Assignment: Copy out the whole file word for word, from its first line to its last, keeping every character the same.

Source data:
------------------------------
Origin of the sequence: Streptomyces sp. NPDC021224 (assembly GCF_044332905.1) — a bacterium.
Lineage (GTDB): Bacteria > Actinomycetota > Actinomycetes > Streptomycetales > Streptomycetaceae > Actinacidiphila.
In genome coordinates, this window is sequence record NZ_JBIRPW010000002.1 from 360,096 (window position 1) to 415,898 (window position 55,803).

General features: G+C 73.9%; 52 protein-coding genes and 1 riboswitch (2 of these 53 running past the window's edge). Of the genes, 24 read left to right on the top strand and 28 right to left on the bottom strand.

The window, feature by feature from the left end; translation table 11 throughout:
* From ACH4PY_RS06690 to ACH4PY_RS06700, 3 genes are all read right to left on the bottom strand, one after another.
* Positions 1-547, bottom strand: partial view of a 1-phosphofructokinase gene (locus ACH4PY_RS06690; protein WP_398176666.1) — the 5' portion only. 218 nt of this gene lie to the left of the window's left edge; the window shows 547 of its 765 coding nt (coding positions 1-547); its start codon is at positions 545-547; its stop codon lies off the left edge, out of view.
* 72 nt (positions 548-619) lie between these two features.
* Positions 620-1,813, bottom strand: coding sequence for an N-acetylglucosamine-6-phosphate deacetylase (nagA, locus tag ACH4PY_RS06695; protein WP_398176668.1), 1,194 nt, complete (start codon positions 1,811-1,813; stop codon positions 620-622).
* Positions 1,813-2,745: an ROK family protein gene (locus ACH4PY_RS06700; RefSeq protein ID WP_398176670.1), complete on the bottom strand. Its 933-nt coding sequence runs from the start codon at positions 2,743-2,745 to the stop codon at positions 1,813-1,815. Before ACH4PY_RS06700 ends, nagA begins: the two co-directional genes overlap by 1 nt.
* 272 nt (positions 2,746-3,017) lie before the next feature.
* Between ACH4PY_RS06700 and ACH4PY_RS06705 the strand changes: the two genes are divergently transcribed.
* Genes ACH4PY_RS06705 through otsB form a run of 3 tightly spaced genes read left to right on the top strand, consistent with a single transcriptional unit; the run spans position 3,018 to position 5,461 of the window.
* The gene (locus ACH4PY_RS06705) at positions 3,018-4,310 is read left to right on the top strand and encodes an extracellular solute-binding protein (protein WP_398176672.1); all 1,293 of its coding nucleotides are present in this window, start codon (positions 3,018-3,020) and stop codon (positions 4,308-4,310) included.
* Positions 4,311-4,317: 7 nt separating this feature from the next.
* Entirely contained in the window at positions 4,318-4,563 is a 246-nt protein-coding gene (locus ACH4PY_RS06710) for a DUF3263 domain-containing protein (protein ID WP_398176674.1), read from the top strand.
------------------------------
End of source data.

Origin of the sequence: Streptomyces sp. NPDC021224 (assembly GCF_044332905.1) — a bacterium.
Lineage (GTDB): Bacteria > Actinomycetota > Actinomycetes > Streptomycetales > Streptomycetaceae > Actinacidiphila.
In genome coordinates, this window is sequence record NZ_JBIRPW010000002.1 from 360,096 (window position 1) to 415,898 (window position 55,803).

General features: G+C 73.9%; 52 protein-coding genes and 1 riboswitch (2 of these 53 running past the window's edge). Of the genes, 24 read left to right on the top strand and 28 right to left on the bottom strand.

The window, feature by feature from the left end; translation table 11 throughout:
* From ACH4PY_RS06690 to ACH4PY_RS06700, 3 genes are all read right to left on the bottom strand, one after another.
* Positions 1-547, bottom strand: partial view of a 1-phosphofructokinase gene (locus ACH4PY_RS06690; protein WP_398176666.1) — the 5' portion only. 218 nt of this gene lie to the left of the window's left edge; the window shows 547 of its 765 coding nt (coding positions 1-547); its start codon is at positions 545-547; its stop codon lies off the left edge, out of view.
* 72 nt (positions 548-619) lie between these two features.
* Positions 620-1,813, bottom strand: coding sequence for an N-acetylglucosamine-6-phosphate deacetylase (nagA, locus tag ACH4PY_RS06695; protein WP_398176668.1), 1,194 nt, complete (start codon positions 1,811-1,813; stop codon positions 620-622).
* Positions 1,813-2,745: an ROK family protein gene (locus ACH4PY_RS06700; RefSeq protein ID WP_398176670.1), complete on the bottom strand. Its 933-nt coding sequence runs from the start codon at positions 2,743-2,745 to the stop codon at positions 1,813-1,815. Before ACH4PY_RS06700 ends, nagA begins: the two co-directional genes overlap by 1 nt.
* 272 nt (positions 2,746-3,017) lie before the next feature.
* Between ACH4PY_RS06700 and ACH4PY_RS06705 the strand changes: the two genes are divergently transcribed.
* Genes ACH4PY_RS06705 through otsB form a run of 3 tightly spaced genes read left to right on the top strand, consistent with a single transcriptional unit; the run spans position 3,018 to position 5,461 of the window.
* The gene (locus ACH4PY_RS06705) at positions 3,018-4,310 is read left to right on the top strand and encodes an extracellular solute-binding protein (protein WP_398176672.1); all 1,293 of its coding nucleotides are present in this window, start codon (positions 3,018-3,020) and stop codon (positions 4,308-4,310) included.
* Positions 4,311-4,317: 7 nt separating this feature from the next.
* Entirely contained in the window at positions 4,318-4,563 is a 246-nt protein-coding gene (locus ACH4PY_RS06710) for a DUF3263 domain-containing protein (protein ID WP_398176674.1), read from the top strand.